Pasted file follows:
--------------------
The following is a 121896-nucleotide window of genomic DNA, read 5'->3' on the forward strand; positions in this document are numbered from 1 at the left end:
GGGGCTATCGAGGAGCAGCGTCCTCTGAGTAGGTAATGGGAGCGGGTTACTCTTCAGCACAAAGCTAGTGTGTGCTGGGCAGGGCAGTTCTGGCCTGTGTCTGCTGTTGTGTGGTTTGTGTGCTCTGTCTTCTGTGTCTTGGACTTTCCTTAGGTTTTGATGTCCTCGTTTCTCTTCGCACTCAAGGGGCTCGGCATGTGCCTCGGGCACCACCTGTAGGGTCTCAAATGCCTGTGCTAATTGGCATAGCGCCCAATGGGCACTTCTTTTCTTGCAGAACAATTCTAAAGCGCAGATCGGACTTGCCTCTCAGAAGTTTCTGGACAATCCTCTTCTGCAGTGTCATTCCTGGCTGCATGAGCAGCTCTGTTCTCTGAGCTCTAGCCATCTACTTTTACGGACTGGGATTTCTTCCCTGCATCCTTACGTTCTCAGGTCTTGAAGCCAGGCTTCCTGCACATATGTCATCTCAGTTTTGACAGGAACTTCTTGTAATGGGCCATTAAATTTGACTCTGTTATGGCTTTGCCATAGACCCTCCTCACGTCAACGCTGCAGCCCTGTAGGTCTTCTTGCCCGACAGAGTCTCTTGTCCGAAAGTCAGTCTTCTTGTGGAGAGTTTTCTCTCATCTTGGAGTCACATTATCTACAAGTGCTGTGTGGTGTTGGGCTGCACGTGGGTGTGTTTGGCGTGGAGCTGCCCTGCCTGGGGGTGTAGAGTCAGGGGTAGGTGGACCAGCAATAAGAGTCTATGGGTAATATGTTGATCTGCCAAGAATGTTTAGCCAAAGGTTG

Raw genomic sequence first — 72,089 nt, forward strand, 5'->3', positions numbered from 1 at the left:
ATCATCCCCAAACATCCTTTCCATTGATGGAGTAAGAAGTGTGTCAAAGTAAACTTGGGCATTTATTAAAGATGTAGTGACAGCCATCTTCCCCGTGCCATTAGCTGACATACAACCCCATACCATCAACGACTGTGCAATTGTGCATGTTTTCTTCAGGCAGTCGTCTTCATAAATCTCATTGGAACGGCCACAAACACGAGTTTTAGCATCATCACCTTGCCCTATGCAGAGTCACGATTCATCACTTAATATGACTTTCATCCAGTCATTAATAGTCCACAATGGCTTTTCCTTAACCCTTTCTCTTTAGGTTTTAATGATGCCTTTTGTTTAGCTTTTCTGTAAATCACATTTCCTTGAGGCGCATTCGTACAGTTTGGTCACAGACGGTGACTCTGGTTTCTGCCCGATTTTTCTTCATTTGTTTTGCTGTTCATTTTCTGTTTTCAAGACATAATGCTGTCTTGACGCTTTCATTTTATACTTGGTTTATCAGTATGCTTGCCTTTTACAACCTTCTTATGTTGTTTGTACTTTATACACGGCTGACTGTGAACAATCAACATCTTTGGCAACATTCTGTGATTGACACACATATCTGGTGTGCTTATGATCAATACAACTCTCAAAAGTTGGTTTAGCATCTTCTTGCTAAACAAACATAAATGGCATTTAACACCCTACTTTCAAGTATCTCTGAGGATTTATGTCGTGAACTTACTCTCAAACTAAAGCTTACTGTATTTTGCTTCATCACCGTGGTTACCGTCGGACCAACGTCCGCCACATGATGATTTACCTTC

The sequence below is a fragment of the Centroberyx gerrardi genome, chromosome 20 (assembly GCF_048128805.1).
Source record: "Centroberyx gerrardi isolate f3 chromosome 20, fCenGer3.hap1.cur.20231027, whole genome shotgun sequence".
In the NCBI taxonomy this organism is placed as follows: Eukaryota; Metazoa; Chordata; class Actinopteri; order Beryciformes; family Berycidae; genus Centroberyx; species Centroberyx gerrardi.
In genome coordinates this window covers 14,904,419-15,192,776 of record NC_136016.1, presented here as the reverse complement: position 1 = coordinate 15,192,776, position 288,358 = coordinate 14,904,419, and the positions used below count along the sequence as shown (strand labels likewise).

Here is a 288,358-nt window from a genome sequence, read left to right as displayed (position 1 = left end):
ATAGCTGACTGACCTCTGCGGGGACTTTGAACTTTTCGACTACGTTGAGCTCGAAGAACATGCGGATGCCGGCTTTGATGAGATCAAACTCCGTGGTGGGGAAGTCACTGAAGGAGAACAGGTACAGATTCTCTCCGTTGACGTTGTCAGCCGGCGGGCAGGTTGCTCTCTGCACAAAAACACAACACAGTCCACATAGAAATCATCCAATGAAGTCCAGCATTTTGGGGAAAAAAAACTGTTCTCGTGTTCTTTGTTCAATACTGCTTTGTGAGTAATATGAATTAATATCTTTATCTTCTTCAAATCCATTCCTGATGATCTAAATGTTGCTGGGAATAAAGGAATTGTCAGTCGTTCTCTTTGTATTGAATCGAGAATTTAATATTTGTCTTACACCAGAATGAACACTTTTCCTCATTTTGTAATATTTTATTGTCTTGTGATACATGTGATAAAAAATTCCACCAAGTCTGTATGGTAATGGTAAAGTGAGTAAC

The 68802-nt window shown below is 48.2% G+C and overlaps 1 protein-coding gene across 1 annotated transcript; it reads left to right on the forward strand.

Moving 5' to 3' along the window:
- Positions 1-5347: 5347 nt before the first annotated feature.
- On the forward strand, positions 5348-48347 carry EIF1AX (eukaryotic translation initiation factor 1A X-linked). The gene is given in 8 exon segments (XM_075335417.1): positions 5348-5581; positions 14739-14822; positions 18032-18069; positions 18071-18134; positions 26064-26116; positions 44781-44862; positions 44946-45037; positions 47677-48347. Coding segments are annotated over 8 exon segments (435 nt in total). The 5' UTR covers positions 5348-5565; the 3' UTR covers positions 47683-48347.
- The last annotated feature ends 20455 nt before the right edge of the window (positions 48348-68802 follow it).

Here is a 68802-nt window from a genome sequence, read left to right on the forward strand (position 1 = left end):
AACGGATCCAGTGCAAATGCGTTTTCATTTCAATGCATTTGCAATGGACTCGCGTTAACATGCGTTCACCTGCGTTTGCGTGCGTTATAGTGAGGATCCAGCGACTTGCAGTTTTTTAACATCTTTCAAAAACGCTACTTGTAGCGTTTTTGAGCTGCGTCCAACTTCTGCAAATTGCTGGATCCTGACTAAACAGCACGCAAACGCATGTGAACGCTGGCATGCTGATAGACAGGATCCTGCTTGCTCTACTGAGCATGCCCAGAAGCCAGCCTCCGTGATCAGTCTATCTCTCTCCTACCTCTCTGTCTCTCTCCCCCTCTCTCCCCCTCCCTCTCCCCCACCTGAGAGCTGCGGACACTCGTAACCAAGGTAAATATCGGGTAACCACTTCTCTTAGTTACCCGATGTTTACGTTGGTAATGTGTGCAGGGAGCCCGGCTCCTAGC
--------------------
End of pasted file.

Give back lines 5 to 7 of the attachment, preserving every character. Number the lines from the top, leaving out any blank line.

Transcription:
The sequence below is a fragment of the Centroberyx gerrardi genome, chromosome 20 (assembly GCF_048128805.1).
Source record: "Centroberyx gerrardi isolate f3 chromosome 20, fCenGer3.hap1.cur.20231027, whole genome shotgun sequence".
In the NCBI taxonomy this organism is placed as follows: Eukaryota; Metazoa; Chordata; class Actinopteri; order Beryciformes; family Berycidae; genus Centroberyx; species Centroberyx gerrardi.